To me, I feel that since these rules overlap, there should be a choice made, rather than just static benefits. A unit should have the choice to be allowed to overwatch, resolved exactly as it is now, or gain the benefit of reducing the enemy unit to Initiative 1. This presents a tactical decision for players (on both sides of the assault), and also makes cover a little less of a mainstay defensive option for every unit. While most units in the game do indeed have frag grenades thus making most players still opting for the overwatch option, in the case that the assaulting unit doesn't it may help to make those units feel a little less pressured by the potency of Overwatch compounded with the Initiative reduction. This mainly effects Xenos, but the bigger thing here is that it helps Close Combat units in an edition that really favors the shootier units out there. This tweak to Overwatch could at least allow for more options for players, and make cover a little more dynamic in it's uses on the table.
Reworking & Creating More Defensive Options
Basically if a unit chooses to go to ground (or is forced to via Pinning) then they will recieve benefits to their cover saves, but can not move and snap fires until then end of the owning player's next turn. This means that the unit can not operate on the following turn, and is pretty much out of play. Well why not allow for something a little less damaging, but yielding a little less potency.
If we increased the save for going to ground to a default +2 cover save (as units currently receive if going to ground in Area Terrain or behind a Wall) in all situations, and still maintained the penalties currently inflicted upon them, then that leaves us room for a new option.
For now, I'll just call it Digging In. Drawing a little from the idea of the old Death Korps rules, the unit must forgo moving, shooting, and assaulting in a single turn, but will benefit from a +1 bonus to their cover saves (this does not generate a 6+ if they do not currently have a cover save [you can't dig in if there's nothing to dig in to]). However, the unit can function normally on the owning player's following turn.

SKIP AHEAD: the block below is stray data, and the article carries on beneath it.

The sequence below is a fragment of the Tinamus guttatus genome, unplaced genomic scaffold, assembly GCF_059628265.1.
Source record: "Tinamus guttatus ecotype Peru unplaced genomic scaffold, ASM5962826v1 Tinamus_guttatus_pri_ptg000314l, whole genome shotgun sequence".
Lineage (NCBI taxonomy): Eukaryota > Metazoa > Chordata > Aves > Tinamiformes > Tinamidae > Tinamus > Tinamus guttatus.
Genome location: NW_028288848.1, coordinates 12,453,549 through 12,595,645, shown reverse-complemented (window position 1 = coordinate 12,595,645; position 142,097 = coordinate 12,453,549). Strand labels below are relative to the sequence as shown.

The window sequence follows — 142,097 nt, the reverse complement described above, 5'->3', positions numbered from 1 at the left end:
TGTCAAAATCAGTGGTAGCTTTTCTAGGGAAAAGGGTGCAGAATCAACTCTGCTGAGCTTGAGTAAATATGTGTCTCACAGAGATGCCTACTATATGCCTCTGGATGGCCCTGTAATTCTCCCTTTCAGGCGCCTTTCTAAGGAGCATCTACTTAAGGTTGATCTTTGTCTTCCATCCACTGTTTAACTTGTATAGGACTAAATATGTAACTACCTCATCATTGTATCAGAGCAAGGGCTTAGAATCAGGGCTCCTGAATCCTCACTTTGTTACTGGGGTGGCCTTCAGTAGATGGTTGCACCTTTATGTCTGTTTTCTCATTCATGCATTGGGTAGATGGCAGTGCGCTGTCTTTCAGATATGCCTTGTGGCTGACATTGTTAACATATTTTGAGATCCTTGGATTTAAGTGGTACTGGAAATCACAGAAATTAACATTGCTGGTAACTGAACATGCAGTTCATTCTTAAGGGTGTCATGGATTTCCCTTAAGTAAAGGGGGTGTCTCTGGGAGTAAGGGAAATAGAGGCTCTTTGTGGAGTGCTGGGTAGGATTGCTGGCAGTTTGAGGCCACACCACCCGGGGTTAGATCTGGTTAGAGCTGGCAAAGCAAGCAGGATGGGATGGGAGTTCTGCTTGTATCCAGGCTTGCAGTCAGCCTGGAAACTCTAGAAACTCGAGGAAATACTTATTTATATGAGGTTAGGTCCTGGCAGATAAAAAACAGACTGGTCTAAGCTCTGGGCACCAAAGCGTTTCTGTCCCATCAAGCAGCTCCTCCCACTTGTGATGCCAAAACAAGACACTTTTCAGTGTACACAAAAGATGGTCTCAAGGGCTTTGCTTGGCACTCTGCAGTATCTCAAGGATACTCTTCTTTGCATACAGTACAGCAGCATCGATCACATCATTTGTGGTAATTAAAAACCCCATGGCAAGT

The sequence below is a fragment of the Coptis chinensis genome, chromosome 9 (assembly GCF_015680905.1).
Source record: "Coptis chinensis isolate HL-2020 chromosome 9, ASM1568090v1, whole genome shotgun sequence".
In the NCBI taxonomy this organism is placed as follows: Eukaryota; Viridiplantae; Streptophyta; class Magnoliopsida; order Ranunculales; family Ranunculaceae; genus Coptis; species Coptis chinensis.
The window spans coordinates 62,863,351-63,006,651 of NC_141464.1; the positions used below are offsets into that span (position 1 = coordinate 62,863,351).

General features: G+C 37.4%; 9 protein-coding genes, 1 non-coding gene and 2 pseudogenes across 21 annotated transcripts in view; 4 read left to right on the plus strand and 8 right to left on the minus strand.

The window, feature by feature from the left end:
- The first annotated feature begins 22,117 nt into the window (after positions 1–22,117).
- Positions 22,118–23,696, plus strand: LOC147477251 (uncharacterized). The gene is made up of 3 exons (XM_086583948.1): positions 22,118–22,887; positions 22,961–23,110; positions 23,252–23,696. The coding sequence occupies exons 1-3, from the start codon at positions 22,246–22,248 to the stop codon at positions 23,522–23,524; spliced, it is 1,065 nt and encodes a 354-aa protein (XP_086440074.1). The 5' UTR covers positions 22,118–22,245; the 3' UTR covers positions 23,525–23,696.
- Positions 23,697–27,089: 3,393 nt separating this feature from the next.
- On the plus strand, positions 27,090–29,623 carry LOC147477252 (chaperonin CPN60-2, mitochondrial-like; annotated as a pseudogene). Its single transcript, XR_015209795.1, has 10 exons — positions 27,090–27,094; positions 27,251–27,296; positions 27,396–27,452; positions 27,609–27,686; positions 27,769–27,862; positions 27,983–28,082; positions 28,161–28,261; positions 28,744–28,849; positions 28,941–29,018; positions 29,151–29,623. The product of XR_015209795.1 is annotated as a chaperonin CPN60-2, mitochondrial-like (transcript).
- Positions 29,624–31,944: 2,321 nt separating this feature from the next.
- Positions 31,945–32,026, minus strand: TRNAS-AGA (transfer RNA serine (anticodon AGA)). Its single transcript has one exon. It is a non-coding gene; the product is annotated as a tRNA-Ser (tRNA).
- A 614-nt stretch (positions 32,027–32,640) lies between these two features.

This option allows players to move units into position, and having them dig in, and wait to strike. It doesn't provide as much bonus as going to ground, but does offer more chances for the unit to act quicker. This is a classic example of creating a choice, thus presenting more options for players to consider for their tactics. Currently defenses are summed up by "are you in cover?" and "Did you go to ground?" I feel that since there have been a plethora of new options presented for offense (particularly in ranged combat such as Focus Fire), it's only natural that I'd like to see more options for defending myself against those tactics.
So I guess there you have it. These are some ideas I'd had on perhaps rethinking some of the rules we have, and maybe tweaking some to allow for all news ones to become possible. I really think the above make a lot of sense for providing players with more options, which make sense tactically and out of common sense. Anything the design team does that makes the game less about what codex you run, the powerhouse units, alpha-strikes, or rules abuse and more about turns 2-7, tactical decisions, and maybe adhering a smidgen closer to their own fluff is a positive step in my eyes.
Personally I hope the rules don't shift too much. Games Workshop has a bad habit of over-correcting their systems. I'd say that some things in ranged combat could be a little toned back, but I can't help as a player but feel those issues have stimed more from codex designs rather than core rules discrepencies. That said, a lot of attention seemed to be payed to the shooting phase with 6th, and not quite as much to the defenses or the answers for those improvements. Perhaps if they do come out with a Warhammer 40k 6.5, these changes could help improves the game as well as the surplus of content like Escalation and Strongpoint Assault which would obviously be wrapped in. At any rate, here's to hoping the game continues to improve.